Actually, traveling there took basically a whole day. Picture a young woman with a 40L backpack on her back, another pack on her front, wheeling two hard-shell suitcases behind her, trying to use her phone to navigate her way to and from the bus to the airport, and doing her best to text her host family in Spanish with updates.

Meeting My New Spanish Family

Finally, the actual moment of arrival came and it was, of course, a little awkward, but mostly it was wonderful. All four members of my host family greeted me at the train station and after we took a tour of their beautiful home (with the English tutor from the school to help translate the basics), we strolled around the town. Being so small, it’s hard not to know everyone, so as soon as we walked into the plaza we were swarmed by curious folks wanting to meet me. It was lovely.

On my first full day in the village, I went to a restaurant (and then a bar, and then another restaurant) with Toñi, the mother of my household, Lucía and Álvaro, the kids, Toñi’s seven friends, and their collective 16 kids. It was such a scene, I felt like I’d been dropped into a chaotic Renaissance painting.

Teacher! Teacher! Teacher!

Split groups in speaking lessons
Split groups in speaking lessons

My first day at school was also a bit chaotic, but joyful. I can’t make up the fact that every time I entered a room — no matter the grade — kids would come up and hug me one-at-a-time or even as a group. By the second day, I learned that I’d see five kids at a time for 15-minute intervals in the main classroom: a pretty perfect placement, I think.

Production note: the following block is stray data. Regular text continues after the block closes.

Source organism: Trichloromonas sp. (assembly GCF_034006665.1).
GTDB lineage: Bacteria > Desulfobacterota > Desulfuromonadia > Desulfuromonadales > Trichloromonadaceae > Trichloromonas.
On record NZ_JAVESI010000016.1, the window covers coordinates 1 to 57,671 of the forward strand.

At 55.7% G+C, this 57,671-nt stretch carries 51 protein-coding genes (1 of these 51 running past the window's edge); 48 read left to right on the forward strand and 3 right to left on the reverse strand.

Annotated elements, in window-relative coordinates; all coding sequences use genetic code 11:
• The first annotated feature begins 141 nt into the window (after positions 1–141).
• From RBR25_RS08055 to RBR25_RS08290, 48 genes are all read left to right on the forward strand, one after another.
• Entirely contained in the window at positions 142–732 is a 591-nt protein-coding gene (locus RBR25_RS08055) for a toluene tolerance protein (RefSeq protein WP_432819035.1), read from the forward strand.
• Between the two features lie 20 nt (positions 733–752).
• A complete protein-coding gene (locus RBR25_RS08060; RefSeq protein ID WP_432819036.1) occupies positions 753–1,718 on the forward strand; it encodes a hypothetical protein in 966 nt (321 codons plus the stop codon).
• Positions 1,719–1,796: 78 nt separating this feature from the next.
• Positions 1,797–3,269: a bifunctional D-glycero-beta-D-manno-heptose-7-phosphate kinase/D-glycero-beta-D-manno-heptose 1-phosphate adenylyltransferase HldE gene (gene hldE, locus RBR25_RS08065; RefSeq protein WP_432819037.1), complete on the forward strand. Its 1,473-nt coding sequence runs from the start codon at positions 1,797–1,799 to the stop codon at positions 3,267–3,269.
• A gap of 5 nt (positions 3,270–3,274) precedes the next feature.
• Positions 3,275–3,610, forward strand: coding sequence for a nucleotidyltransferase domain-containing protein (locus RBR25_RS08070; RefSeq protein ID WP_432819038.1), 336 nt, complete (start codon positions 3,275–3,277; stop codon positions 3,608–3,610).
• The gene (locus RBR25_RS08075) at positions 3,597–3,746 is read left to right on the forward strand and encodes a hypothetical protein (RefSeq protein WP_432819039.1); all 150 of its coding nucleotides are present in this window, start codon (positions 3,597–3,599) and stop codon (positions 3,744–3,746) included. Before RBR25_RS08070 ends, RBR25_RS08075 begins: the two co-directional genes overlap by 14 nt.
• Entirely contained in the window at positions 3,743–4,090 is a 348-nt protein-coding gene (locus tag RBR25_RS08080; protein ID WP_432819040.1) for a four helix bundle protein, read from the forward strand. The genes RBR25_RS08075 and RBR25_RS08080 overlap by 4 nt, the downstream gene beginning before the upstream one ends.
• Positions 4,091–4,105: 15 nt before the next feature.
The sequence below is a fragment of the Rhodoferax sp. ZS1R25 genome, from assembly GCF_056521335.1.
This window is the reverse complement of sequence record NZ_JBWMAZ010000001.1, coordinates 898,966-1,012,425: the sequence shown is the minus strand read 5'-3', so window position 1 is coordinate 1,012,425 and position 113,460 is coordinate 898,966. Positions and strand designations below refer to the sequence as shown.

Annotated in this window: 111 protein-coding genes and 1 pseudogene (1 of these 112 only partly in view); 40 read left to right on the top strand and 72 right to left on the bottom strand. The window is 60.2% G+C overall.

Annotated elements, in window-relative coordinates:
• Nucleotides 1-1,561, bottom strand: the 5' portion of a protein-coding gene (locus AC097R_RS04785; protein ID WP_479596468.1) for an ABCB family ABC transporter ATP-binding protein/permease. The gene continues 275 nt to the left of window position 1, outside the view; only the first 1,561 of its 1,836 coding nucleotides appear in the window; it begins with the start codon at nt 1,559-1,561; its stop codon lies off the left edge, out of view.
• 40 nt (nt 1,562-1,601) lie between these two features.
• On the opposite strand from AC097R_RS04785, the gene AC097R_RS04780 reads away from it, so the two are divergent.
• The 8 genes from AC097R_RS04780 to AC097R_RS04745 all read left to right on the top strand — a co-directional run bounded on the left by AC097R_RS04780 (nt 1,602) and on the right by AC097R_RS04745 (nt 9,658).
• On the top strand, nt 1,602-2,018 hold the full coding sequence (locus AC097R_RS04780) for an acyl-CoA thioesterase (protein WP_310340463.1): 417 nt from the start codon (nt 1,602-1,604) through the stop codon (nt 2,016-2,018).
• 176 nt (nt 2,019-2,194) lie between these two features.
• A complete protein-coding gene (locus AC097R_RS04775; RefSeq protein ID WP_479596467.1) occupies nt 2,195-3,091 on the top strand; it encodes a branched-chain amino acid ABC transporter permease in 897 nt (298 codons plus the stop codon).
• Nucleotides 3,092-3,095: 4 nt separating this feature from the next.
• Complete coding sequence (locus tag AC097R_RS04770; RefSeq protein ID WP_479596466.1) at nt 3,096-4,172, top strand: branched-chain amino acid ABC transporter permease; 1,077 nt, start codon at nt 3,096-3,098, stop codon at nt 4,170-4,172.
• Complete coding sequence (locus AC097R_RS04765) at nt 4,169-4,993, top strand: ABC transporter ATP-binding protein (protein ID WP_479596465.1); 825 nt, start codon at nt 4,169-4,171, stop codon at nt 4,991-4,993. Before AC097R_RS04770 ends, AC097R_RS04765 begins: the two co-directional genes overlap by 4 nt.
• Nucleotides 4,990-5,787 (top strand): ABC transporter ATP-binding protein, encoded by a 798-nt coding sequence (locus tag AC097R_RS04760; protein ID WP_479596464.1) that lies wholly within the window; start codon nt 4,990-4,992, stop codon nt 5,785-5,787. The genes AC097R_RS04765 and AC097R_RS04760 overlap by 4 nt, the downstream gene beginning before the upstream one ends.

There were many moments where the language barrier was a struggle. For example, when I tried to explain to my colleagues that my dad owns a therapeutic business focused on attachment and instead said something probably equivalent to “He is a boss and works with families who take children with problems of their head.” However, the moments in which my host family or my colleagues and I were able to understand each other felt so good. Crazily, a week in, I felt like I’d already grown comfortable making mistakes and had even corrected a few.

Teaching English alongside the teacher

I’d never done anything like this before. I’d never really traveled abroad in any significant way and had definitely never traveled alone. I’m also not the most extraverted person, and while one of my main reasons for choosing this adventure was to push myself out of my comfort zone, I was particularly worried about the first few days.

Now, of course, I feel accomplished for navigating so many new experiences in such a short period of time. After only the first week, Meddeas was fulfilling my desire to become a more confident and flexible person. The thing I remember thinking the most during that first week was how lucky I felt to be in Spain, and how much I was looking forward to all the adventures to come.

By Hannah K., 2019-2020

25 February, 2020